Serves 4

These were served as a little after-coffee treat when I worked at the Grosvenor House in Park Lane 20-odd years ago. Delicious as they were, they had the danger element of having to be served on crushed dry ice.

The dry ice arrived as a lump and, as young commis chefs, we had to hold it with double-layered kitchen cloths and hack bits off with a meat cleaver to serve under the praline balls for that theatrical misty effect as they arrived at the table. It's a good job everyone didn't order them at the same time, or it would have been like the Park Lane house of horrors.

You could make your own hazelnut ice cream for this by adding praline, basically a caramel made from hazelnuts, to vanilla ice cream. But as these chilly little treats are fiddly enough to make, I bought some ice cream instead.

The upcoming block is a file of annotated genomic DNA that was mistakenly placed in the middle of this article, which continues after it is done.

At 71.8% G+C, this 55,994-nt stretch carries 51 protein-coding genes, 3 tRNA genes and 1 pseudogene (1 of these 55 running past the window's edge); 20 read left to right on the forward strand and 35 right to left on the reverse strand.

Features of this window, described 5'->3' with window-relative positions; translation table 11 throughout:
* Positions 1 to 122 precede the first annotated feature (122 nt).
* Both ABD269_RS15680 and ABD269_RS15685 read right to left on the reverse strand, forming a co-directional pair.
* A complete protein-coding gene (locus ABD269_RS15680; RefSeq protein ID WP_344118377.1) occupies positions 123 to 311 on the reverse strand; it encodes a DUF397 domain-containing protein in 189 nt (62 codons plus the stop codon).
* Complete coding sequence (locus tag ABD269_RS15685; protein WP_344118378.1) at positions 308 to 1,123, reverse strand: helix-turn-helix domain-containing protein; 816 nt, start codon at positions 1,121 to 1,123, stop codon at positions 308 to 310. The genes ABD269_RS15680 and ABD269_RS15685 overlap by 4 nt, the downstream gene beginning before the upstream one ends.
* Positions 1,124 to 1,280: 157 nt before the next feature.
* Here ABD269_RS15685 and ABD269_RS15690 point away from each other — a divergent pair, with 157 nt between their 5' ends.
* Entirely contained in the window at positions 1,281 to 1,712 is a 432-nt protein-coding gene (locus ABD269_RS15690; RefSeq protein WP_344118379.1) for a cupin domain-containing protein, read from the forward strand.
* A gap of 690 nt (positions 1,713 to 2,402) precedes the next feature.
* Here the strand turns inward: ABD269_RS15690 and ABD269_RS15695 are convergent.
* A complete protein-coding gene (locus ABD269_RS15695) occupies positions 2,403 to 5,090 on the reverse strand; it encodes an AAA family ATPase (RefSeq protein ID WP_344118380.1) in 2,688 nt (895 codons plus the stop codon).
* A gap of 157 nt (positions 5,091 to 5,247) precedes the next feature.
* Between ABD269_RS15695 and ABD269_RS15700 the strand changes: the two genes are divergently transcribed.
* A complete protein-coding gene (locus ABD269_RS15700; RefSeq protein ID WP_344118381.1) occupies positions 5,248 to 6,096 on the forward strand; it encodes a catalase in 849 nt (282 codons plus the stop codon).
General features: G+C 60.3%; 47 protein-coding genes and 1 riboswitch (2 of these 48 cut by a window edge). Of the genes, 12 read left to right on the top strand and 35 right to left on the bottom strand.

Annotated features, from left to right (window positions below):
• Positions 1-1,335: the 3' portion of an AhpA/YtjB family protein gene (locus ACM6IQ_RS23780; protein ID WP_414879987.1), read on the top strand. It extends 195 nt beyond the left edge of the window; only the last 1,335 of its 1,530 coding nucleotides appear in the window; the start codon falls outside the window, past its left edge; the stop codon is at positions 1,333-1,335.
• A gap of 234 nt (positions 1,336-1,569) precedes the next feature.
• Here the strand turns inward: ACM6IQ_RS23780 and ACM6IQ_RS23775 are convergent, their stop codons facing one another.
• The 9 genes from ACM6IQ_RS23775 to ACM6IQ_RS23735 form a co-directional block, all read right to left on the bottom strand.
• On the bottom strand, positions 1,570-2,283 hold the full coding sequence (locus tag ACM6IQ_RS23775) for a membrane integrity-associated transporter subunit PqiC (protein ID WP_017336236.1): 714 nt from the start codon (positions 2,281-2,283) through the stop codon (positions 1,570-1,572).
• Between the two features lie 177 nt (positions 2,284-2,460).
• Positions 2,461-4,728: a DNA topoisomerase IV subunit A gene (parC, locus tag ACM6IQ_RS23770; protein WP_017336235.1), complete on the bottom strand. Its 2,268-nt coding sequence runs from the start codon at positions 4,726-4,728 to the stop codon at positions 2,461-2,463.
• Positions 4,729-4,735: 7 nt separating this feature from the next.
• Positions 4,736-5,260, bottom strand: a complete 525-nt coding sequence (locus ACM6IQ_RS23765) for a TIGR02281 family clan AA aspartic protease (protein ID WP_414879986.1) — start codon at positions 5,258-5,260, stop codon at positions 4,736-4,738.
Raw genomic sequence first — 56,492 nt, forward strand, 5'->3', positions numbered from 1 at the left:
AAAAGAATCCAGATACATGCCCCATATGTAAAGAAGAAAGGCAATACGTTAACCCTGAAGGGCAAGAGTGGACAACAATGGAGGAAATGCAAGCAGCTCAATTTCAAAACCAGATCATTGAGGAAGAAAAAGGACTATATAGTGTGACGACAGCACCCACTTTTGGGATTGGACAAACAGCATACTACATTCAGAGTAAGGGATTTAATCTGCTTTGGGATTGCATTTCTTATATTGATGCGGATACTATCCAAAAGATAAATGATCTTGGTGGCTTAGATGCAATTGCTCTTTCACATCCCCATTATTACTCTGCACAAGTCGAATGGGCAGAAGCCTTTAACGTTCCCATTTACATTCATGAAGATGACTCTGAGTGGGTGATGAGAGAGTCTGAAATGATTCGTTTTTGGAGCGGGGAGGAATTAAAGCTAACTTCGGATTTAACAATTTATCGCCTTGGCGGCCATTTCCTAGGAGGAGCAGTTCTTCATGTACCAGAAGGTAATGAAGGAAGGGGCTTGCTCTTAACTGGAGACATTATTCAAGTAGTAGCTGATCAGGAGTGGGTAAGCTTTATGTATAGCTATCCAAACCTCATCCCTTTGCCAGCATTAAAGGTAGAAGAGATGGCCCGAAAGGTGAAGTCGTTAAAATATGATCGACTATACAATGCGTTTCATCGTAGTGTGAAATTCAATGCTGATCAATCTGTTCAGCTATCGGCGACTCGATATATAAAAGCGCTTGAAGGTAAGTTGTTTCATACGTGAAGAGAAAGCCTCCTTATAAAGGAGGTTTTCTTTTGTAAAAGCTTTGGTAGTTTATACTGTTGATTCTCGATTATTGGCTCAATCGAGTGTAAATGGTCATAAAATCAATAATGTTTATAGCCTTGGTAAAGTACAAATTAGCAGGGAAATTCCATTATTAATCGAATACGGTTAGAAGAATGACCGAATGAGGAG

350-400g good quality hazelnut or any ice cream you like
250g good quality 70 per cent chocolate, chopped into chunks
40g lightly toasted hazelnuts, finely chopped
15-20 cocktail sticks or fancy skewers

Put a flat tray in your freezer until it's icy cold. This is so the scooped balls of ice cream don't melt when you put them on the tray. With your Parisienne scoop, make ice cream balls about the size of a cherry, or a little larger if you like, and place them on the pre-chilled tray, then put them in the freezer for at least an hour until they are really firm. Put another tray, or two smaller ones, into the freezer to chill at the same time.

Meanwhile melt the chocolate in a heat-proof bowl over a pan of simmering water, stirring every so often. When it has fully melted, stir in the chopped hazelnuts and remove from the heat.

Take out the frozen trays. Working as quickly as you can, put a stick into each ice cream ball and dip them one by one into the chocolate (or spoon it over if that's easier) turning the stick to let any excess chocolate drip into the bowl.

Put your miniature nutty choc ices on the frozen tray, then back into the freezer in groups, depending on how quick you are, before they melt. Eat straight out of the freezer.